Date of Award

2018

Degree Type

Dissertation

Degree Name

Doctor of Philosophy in Biological and Environmental Sciences

Specialization

Integrative and Evolutionary Biology (IEB)

Department

Biological Sciences

First Advisor

Christopher Lane

Abstract

Nephromyces, a genus in the phylum Apicomplexa, has recently been described as having a mutualistic relationship with its host: tunicates in the Molgulidae family (Saffo et al. 2010). If true, Nephromyces would be the only known example of a mutualistic apicomplexan genus. In addition to the possible switch to mutualism, Nephromyces is one of a few apicomplexan groups containing bacterial endosymbionts. To test the hypothesis that endosymbiotic bacteria facilitated the transition of Nephromyces from parasitism, the metabolic capabilities of Nephromyces and its bacterial endosymbionts need to be determined. The transition from obligate parasite to endosymbiont is predicted to involve different selective pressures leading to wide spread genomic changes. Identifying these changes will lead to a better understanding of the dynamics between the different biological players in this system.

Using data from Illumina HiSeq, we have assembled and annotated the transcriptomes of Nephromyces and Cardiosporidium cionae. Using data from a combination of platforms; Illumina MiSeq, HiSeq, and Pacific Biosciences, we have partially assembled a pan-genome for Nephromyces and have assembled the genomes of its bacterial endosymbionts. Using amplicon sequencing, we have estimated the genetic diversity and prevalence of multispecies infections of Nephromyces and its bacterial endosymbionts in its host Molgula manhattensis. In addition to the implementation of next-generation sequencing technologies, this work is also based on laboratory cultures and species isolation experiments.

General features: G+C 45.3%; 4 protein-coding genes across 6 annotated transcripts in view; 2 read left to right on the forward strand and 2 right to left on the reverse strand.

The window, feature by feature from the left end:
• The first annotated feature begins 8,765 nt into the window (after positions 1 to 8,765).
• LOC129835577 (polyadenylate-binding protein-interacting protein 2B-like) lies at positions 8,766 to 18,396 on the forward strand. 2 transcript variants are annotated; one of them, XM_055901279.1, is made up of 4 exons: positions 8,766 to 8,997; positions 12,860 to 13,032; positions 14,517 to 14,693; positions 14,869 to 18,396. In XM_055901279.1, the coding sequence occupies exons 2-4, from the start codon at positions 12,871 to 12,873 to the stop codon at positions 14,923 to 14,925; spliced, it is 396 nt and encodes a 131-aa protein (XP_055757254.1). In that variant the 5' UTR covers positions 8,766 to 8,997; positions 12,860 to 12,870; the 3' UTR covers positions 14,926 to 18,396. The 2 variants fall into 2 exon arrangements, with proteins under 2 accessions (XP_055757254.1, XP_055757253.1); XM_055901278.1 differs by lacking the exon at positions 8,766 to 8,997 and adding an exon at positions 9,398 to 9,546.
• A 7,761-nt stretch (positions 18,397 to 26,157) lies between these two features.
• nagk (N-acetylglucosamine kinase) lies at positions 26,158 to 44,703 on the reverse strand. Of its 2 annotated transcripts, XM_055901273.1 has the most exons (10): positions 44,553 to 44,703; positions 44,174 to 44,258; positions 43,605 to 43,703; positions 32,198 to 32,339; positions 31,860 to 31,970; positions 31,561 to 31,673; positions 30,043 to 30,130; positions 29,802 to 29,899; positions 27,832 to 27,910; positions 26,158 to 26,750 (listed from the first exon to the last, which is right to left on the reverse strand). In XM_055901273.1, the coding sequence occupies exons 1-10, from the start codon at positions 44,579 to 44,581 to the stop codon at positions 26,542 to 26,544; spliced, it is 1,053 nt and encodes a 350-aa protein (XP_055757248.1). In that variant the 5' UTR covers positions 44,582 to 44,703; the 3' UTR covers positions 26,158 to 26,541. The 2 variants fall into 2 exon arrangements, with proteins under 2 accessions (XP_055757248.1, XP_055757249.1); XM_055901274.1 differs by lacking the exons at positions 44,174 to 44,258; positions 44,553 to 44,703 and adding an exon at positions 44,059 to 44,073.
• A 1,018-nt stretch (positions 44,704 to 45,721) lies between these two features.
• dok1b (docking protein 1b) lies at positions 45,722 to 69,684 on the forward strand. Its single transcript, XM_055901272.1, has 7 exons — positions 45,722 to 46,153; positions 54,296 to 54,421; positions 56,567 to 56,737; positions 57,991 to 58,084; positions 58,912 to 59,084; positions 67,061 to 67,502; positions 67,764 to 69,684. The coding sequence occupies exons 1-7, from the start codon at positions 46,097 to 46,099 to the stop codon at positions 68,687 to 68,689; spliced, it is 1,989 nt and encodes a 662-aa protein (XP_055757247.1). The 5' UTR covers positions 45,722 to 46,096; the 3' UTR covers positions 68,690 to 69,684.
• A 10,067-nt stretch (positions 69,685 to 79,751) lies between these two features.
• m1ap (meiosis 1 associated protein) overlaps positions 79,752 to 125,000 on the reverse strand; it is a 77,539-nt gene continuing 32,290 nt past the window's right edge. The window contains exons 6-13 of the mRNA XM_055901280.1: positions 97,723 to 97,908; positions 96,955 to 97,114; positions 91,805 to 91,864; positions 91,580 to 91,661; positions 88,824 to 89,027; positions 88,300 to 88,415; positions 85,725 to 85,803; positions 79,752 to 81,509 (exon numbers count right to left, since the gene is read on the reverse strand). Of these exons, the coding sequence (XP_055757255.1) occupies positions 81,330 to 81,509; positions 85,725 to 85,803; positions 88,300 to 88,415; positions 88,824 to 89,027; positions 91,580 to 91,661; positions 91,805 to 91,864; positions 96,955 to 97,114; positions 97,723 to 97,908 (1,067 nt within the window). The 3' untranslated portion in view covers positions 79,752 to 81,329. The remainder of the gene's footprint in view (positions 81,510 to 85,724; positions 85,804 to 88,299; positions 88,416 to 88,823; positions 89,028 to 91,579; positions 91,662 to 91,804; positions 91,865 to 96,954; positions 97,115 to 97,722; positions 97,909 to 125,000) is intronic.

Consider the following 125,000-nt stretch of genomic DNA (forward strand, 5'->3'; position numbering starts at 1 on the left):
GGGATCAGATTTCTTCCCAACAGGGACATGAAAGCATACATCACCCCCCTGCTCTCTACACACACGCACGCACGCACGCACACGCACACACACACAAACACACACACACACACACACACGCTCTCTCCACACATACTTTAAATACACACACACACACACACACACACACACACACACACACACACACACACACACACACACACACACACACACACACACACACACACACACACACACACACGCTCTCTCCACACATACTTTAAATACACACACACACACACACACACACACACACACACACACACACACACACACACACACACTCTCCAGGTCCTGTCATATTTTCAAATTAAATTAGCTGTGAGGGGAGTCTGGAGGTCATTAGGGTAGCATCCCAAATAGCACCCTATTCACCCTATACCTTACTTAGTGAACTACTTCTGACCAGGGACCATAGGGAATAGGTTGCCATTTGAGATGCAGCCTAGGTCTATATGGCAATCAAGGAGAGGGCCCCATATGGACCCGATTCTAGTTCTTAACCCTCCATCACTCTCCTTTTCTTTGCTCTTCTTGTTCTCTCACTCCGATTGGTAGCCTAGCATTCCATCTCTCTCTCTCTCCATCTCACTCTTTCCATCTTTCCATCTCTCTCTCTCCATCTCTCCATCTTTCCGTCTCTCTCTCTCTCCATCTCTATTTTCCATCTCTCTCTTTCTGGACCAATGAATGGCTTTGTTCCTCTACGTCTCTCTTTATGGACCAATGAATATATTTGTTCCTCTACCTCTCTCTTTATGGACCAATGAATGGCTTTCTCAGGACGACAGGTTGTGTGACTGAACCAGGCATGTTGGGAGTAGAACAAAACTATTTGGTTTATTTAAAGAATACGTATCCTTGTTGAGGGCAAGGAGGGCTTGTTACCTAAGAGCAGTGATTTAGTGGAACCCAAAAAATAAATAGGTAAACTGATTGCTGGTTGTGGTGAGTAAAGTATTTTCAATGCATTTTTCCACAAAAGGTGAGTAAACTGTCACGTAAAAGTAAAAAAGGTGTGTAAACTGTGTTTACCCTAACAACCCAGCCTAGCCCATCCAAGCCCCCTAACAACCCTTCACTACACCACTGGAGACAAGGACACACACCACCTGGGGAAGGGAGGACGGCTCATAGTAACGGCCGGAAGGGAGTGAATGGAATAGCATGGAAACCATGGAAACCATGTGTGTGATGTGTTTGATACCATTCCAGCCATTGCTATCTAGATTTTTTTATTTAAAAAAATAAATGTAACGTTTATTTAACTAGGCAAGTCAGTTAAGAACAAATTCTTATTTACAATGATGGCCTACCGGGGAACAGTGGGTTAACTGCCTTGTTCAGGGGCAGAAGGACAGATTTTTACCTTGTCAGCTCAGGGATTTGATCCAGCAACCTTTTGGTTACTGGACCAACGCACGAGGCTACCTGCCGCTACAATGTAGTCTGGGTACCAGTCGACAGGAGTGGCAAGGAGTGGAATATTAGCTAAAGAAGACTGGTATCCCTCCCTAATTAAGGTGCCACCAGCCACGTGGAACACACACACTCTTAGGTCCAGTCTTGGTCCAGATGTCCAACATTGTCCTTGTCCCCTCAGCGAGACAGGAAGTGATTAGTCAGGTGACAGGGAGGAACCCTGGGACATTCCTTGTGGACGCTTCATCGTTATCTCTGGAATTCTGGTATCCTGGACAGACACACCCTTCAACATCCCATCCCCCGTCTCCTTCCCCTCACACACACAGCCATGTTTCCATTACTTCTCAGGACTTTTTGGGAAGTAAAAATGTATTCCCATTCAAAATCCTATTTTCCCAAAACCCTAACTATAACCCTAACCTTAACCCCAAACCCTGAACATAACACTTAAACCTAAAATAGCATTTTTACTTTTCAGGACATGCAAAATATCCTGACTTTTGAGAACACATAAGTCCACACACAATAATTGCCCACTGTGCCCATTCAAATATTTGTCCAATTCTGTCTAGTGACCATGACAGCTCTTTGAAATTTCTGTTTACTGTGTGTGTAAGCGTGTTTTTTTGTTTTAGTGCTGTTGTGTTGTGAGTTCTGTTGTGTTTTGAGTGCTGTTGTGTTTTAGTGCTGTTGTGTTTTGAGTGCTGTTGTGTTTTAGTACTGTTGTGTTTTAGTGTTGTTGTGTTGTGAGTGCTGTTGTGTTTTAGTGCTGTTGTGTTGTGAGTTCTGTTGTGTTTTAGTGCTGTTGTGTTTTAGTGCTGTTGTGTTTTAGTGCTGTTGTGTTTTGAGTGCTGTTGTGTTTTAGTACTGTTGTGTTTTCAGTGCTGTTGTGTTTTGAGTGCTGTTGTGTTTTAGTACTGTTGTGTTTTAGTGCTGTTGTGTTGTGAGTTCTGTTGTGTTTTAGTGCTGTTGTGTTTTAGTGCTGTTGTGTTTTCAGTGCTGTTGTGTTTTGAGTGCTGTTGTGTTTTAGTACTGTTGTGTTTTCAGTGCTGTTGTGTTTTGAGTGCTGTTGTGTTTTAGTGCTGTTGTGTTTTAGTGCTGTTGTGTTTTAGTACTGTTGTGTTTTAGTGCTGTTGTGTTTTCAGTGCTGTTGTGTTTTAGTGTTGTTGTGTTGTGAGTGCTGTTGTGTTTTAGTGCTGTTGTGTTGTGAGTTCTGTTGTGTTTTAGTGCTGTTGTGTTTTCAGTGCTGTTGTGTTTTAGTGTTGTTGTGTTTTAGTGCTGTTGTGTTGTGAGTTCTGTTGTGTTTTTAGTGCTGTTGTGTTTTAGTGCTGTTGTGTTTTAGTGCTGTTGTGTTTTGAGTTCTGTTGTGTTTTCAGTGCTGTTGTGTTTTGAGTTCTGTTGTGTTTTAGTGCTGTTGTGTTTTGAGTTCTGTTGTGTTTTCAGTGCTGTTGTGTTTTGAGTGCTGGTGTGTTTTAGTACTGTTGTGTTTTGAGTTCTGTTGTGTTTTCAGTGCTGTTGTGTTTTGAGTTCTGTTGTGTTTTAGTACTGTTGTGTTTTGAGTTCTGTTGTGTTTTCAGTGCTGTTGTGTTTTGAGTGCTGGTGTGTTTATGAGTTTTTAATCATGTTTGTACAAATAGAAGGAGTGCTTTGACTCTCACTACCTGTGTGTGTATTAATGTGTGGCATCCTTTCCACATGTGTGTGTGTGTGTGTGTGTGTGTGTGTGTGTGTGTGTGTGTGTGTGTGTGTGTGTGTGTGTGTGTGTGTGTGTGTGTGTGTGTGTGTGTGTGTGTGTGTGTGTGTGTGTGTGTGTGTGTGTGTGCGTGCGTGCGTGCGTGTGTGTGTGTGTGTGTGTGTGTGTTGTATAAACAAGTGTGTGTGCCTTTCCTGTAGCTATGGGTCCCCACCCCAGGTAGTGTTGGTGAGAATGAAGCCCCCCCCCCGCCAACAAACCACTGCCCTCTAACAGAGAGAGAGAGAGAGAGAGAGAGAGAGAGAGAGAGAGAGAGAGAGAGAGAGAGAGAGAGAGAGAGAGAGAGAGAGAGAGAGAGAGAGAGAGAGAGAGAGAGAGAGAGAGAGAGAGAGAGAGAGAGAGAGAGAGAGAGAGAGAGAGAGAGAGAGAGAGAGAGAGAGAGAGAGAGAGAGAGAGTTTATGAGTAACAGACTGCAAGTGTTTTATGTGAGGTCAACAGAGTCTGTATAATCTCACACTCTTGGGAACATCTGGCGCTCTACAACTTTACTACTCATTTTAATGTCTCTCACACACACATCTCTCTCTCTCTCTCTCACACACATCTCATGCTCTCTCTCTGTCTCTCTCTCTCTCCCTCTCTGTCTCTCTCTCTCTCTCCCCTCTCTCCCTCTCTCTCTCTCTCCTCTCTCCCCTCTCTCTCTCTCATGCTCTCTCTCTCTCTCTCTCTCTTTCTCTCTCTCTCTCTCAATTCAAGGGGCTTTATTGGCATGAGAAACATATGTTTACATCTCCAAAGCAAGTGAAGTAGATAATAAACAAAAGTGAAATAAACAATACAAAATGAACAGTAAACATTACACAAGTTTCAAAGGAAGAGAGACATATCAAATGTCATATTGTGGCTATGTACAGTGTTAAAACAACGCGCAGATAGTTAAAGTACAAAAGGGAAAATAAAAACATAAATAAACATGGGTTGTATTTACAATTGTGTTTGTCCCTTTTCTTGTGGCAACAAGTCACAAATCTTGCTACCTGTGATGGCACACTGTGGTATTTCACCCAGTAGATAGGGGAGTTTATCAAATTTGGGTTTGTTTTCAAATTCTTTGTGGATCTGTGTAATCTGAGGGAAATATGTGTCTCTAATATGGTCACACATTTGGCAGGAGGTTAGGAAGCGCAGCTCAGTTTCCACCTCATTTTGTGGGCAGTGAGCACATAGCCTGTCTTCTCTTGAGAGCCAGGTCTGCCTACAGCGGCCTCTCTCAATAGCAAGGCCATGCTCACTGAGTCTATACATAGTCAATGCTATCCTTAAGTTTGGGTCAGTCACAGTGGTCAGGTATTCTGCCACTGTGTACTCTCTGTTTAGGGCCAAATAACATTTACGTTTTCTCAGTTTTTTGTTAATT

With the aforementioned data we are able to describe the transcriptome of Nephromyces and Cardiosporidium as well as the genomes of all three bacterial endosymbionts, providing a basic overview of the metabolism of this system. Nephromyces and Cardiosporidium both encode a complete purine degradation pathway, which enables them to break uric acid into pyruvate and glycine, additionally Nephromyces is also able to create malate from uric acid. This could represent the primary route of carbon, nitrogen and energy acquisition in Nephromyces. The genomes of the bacterial endosymbionts are severely reduced, but relatively enriched for vitamin and amino acid biosynthesis (at least in the Betaproteobacteria and Bacteroidetes symbionts). It is likely that the bacterial endosymbionts are supplementing vitamins and amino acids to the limited diet of uric acid found in Nephromyces. Our amplicon data reveals that nearly all M. manhattensis are infected with multiple species of Nephromyces. The community of Nephromyces forms a tightly integrated system of metabolic interdependencies based of the different bacterial endosymbionts.

Available for download on Friday, November 29, 2019

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